battles, that`s where the real action was. That`s what the real action.
It`s for the real decisions that matter were made.

Every state is unique, but they don`t play politics anywhere else the
way they do in Jersey. I never went to grad school but I like to tell
people I got a master`s degree in practical politics in those three years.

When I started that job, Wally helped to tell who people were. He
helped fill in back stories. He suggested angles to pursue, all on instant
messenger, of course. Mostly he gave me autonomy, I knew what I needed to
cover, I learned how I wanted to cover it and I did it and he didn`t
interfere.

And basically it worked. I learned a ton. I made more than my share
of mistakes but I did a lot of work I`m proud of, too. We got the
credibility that Wally wanted when he hired me. I even ended up co-hosting
a show on New Jersey politics. There you see a clip of it, like from 2004
or something.

When I started, Wally offered to share his real identity with me, but
I refused. I figured that everyone was going to be asking me who Wally
Edge was and I wanted to be able to honestly tell people I had no idea.

It was only when I was leaving that site after three years, I finally
gave in. So, we met at a steakhouse in north Jersey. Actually, it`s a
steakhouse that`s not far from the George Washington Bridge. And he
introduced himself.

I always figured he was an older guy, I thought he was a retired
reporter maybe in his 70s. That was my guess, everyone I talked to before
that had guess, too, there were all sorts of theories on who Wally Edge
was.

But when he introduced himself to me in person that was the first time
I had ever heard the name David Wildstein. I had no idea who he was. He
was in his mid-40s. He`s a life long political junky. He`d even been a
mayor of the town in New Jersey, in Livingston. It`s Chris Christie`s
hometown. He`d been a major there in his 20s.

We had dinner. It was nice. We shook hands, soon off I was off to my
next job at "Roll Call" down in Washington. That was in 2005, eight years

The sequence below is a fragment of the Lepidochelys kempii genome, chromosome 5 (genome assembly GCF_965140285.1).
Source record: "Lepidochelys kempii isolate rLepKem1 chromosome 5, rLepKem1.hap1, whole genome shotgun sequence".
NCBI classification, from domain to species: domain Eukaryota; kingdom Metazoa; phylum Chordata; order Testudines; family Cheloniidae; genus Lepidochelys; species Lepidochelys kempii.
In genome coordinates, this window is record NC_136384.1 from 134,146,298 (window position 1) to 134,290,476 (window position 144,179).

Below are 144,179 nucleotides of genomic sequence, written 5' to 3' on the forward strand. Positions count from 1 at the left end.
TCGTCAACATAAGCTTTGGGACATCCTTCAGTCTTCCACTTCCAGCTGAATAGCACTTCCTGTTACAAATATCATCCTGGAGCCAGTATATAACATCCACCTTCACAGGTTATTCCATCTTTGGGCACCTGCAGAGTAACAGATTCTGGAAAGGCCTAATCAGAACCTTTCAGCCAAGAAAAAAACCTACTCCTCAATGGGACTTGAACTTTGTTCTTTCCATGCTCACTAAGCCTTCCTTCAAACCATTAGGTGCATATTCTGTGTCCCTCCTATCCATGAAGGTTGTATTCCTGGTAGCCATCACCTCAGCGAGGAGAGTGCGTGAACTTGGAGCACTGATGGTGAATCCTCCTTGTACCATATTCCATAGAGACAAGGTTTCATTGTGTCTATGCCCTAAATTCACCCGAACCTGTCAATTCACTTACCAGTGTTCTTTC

ago.

I went on to D.C., I went to a few other places. I finally landed
here.

Wally ended up selling the site, and going back into politics, taking
that job with the Port Authority, the job where he gave the order to close
those bridge lanes.

We stayed in touch periodically in all those years. When I got hired
here at MSNBC, I sent him a note. I told him I`d never forget he took a
chance on me when no one else would, the job that`s been an incredible
opportunity and I`d always appreciated it.

That`s exactly how I will always feel, that`s exactly I will always
feel.

This is why I have been torn as this story exploded. It`s an
incredible story, a riveting story, a story I`m just as anxious to explore,
to ask questions about, to get answers about. But before I can get
answers, I need to first get everything you just heard off my chest.

I haven`t spoken with David Wildstein about this story, and I have
read and seen everything you`ve read and seen about what he did and what
the implications of his action could be.

It`s been weird to see somebody I know in the middle of something like
this, but as they say in New Jersey, it is what it is.

So, I wanted to honor the fact this guy played an important role in my
life, and how I got to where I am today, that`s never going to change. But
this is also a big story, and now, I want to talk about it.

OK. So, the story has hit the 100-day mark like round numbers in this
news biz, it`s been 100 days without an explanation for the bridge shut
that caused that massive traffic jam. But it was yesterday when this mess